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Point-free programming

Created: 2023-03-08

One of the strengths of concatenative programming languages such as Forth is that they doesn’t require you to come up with names for stuff that is hard to name, especially intermediate values between steps.

This is often called point-free, implicit, or tacit programming.

Here’s an example from my talk-turned-page called Forth: The programming language that writes itself:

If I ask you to add these numbers:

2, 6, 1, 3, 7

Do you feel a need to name any of them? Even the running total? Probably not.

But imperative programming languages often force us to give these values names in order to work on them.

fn sum(numbers){
    total = 0;
        total += i
    return total

While point-free programming lets you work on values without naming them, often using higher-order functions:

fn sum_pf{
    return map +

In this second pseudo-code example, the higher-order function map takes the function + as input and also the list of numbers passed implicitly to sum_pf.

(Or map returns a new function which, in turn, takes the list of numbers. The outcome is the same, but you can do interesting things with this second form.)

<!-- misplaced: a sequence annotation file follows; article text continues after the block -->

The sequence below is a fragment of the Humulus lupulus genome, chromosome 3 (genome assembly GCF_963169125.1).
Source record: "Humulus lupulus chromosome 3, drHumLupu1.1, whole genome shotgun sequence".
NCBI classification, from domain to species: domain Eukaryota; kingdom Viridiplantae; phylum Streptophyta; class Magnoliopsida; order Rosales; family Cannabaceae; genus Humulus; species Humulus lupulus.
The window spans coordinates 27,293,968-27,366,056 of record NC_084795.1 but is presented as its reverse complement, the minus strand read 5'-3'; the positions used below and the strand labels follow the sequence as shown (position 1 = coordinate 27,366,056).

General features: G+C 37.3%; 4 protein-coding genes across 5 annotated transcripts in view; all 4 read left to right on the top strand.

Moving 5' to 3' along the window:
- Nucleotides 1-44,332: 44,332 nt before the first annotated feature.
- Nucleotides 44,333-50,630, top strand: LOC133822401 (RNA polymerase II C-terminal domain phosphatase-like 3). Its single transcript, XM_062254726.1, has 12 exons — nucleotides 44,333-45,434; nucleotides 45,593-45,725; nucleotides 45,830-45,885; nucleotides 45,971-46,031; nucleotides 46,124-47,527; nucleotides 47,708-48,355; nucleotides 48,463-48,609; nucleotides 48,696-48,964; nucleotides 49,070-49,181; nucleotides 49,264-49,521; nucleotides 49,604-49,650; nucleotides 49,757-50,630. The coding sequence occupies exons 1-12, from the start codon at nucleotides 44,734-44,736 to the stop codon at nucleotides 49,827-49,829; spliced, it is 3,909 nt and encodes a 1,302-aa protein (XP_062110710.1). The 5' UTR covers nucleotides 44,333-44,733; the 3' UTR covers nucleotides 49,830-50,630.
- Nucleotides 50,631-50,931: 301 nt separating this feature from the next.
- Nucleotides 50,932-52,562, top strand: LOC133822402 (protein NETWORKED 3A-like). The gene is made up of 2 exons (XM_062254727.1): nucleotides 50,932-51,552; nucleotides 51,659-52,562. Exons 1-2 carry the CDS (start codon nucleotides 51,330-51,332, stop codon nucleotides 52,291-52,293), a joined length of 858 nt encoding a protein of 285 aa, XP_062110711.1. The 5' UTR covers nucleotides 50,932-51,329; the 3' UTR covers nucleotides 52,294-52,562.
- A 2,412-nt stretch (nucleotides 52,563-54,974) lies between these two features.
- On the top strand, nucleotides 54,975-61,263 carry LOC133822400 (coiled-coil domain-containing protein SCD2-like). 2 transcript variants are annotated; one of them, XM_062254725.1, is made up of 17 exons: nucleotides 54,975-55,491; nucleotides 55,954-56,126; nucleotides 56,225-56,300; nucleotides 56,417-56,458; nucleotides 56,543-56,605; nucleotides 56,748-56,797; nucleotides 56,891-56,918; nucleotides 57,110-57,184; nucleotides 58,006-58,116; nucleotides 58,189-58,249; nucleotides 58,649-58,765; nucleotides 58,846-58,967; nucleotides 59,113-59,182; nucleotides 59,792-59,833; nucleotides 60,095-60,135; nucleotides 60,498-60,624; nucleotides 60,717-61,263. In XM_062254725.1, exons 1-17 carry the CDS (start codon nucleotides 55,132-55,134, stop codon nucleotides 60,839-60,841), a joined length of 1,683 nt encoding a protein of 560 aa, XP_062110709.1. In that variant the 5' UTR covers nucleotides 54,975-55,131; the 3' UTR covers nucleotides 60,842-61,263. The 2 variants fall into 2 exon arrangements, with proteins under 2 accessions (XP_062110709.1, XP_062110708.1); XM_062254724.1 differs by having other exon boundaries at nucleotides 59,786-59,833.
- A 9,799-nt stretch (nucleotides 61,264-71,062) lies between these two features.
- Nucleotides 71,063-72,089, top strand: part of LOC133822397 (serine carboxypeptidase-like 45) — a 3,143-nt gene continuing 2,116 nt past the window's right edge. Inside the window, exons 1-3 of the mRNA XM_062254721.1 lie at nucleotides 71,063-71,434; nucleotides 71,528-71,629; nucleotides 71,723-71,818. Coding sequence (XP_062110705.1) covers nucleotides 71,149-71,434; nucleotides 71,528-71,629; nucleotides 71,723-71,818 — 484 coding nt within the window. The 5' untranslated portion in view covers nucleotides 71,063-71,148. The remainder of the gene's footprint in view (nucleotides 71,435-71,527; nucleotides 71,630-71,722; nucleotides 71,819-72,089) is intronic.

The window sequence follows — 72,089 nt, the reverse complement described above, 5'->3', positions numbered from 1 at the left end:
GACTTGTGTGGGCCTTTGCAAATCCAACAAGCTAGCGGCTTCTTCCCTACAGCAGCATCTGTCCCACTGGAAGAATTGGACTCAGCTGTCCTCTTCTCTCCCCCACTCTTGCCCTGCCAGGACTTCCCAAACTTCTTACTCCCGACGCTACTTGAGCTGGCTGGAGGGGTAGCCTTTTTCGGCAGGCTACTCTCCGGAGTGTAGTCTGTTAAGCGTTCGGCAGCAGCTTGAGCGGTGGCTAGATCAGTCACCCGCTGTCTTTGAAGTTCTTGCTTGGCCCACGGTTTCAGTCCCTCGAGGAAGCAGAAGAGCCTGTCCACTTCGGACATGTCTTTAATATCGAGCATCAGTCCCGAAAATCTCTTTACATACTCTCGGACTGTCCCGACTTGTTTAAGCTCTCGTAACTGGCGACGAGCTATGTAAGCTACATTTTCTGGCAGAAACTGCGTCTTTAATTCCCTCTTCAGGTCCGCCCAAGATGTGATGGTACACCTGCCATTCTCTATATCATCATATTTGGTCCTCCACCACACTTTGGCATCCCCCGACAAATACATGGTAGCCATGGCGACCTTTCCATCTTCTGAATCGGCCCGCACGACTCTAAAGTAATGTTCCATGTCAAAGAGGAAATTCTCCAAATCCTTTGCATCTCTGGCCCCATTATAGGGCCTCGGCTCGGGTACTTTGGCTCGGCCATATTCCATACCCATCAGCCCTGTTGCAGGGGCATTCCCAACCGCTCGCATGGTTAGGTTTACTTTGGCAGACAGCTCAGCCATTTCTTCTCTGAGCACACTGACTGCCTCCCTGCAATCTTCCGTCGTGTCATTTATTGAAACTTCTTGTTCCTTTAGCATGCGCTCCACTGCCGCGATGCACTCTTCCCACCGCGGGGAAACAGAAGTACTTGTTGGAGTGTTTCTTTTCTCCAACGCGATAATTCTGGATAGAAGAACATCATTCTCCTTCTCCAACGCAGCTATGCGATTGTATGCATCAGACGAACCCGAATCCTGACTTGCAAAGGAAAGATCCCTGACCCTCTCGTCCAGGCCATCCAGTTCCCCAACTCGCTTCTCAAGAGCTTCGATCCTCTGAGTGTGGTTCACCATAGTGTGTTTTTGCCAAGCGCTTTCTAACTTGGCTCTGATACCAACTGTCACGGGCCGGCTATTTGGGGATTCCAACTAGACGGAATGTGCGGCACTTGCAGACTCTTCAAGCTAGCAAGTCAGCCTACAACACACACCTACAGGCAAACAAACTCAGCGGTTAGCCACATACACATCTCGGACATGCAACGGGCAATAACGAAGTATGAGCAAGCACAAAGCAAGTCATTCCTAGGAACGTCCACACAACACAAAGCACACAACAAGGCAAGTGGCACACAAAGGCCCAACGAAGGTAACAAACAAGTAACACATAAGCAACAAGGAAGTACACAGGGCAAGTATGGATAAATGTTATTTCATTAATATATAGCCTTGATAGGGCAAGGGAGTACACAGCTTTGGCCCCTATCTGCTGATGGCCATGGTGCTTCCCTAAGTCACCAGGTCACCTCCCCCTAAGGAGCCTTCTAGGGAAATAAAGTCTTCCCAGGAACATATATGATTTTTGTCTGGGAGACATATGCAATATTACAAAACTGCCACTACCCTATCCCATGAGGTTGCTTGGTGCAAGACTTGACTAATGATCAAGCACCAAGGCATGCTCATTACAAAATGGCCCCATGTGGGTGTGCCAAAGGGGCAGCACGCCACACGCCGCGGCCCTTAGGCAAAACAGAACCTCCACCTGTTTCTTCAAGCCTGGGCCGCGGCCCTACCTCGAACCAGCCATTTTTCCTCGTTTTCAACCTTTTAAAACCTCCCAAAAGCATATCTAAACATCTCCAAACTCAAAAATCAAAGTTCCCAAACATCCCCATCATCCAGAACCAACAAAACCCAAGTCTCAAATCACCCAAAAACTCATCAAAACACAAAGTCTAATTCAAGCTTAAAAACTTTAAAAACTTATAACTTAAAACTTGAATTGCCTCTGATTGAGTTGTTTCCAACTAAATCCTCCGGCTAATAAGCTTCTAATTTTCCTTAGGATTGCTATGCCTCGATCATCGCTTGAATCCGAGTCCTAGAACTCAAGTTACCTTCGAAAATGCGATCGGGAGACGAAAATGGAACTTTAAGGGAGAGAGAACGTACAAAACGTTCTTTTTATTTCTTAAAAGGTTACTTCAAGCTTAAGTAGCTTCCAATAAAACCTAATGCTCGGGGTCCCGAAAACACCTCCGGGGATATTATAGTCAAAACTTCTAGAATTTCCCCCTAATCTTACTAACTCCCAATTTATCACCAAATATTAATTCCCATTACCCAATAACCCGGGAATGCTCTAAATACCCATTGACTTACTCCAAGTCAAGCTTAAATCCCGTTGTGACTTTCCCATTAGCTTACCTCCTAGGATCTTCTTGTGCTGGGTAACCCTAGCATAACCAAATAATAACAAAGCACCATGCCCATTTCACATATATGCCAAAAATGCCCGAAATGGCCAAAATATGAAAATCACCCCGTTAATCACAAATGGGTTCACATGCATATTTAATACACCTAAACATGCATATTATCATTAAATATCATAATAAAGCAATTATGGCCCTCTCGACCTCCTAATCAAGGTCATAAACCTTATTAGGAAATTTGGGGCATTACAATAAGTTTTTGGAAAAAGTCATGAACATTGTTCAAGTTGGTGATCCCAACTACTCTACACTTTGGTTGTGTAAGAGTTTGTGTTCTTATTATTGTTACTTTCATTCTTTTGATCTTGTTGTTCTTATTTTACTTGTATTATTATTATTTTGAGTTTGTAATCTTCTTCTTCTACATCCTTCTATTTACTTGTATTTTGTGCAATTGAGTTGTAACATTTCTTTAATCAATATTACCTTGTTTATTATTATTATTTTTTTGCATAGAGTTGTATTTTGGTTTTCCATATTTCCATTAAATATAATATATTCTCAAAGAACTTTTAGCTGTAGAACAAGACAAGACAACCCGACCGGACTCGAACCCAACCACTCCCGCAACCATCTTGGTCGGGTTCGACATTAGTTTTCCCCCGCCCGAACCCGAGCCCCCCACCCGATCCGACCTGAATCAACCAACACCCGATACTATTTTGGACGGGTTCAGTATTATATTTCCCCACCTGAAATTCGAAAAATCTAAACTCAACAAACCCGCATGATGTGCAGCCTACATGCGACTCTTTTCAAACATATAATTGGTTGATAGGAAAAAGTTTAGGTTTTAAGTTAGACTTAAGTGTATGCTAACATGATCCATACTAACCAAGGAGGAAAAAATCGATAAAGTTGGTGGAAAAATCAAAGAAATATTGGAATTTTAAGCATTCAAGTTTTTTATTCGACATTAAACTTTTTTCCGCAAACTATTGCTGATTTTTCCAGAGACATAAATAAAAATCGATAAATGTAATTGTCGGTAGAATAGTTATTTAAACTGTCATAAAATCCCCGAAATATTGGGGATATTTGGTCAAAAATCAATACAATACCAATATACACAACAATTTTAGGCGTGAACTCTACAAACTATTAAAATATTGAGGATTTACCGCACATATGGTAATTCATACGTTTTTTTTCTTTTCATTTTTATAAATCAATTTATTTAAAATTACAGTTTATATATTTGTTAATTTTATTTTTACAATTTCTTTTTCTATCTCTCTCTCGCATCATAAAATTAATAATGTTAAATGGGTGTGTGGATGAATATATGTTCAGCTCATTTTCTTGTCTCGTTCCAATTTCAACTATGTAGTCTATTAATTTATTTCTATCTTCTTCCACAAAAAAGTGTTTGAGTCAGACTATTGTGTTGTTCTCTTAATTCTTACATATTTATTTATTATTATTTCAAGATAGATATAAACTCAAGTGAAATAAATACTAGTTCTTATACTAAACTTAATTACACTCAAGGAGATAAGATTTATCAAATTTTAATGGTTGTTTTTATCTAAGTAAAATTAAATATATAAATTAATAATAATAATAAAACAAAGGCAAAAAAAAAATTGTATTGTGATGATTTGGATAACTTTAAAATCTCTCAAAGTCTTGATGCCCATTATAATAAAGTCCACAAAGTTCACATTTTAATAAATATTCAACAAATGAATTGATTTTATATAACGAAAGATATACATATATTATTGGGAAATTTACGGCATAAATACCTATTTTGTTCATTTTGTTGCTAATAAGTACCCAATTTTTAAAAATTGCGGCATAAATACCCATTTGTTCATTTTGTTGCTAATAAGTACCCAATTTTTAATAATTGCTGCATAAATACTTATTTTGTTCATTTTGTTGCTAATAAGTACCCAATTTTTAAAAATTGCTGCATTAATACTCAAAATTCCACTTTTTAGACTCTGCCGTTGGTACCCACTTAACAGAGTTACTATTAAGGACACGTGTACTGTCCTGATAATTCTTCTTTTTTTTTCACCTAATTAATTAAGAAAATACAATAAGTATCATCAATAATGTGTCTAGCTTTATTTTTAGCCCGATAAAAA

The calling style may also be different to reflect the change in style as well. Here’s a fully-named example with explicit names for everything and and explicit function argument:

var nums = [2, 6, 1, 3, 7]
var total = sum(nums)

And here’s a "concatenative" style with no names. The list of numbers has now been replaced with the total, ready to be acted upon, implicitly, by the next function:

[2, 6, 1, 3, 7] sum_pf

Taken too far, this "tacit style" can get really hard to understand. But there seems to be a Goldilocks place where it’s just right.

To the best of my knowledge, the language which takes tacit (no names) programming as far as anyone has yet seen is BQN ( which is an APL-like for modern times.

Outside of programming languages, combinatory logic lets you use, essentially, nothing but functions acting on functions to express any computation. It’s completely unreadable (change my mind!) but pretty amazing to behold.

The combinator-heavy Joy ( language uses unary functions (they all take and return a stack) and eliminates not only most names, but also most control structures - even elegantly abstracting out recursion.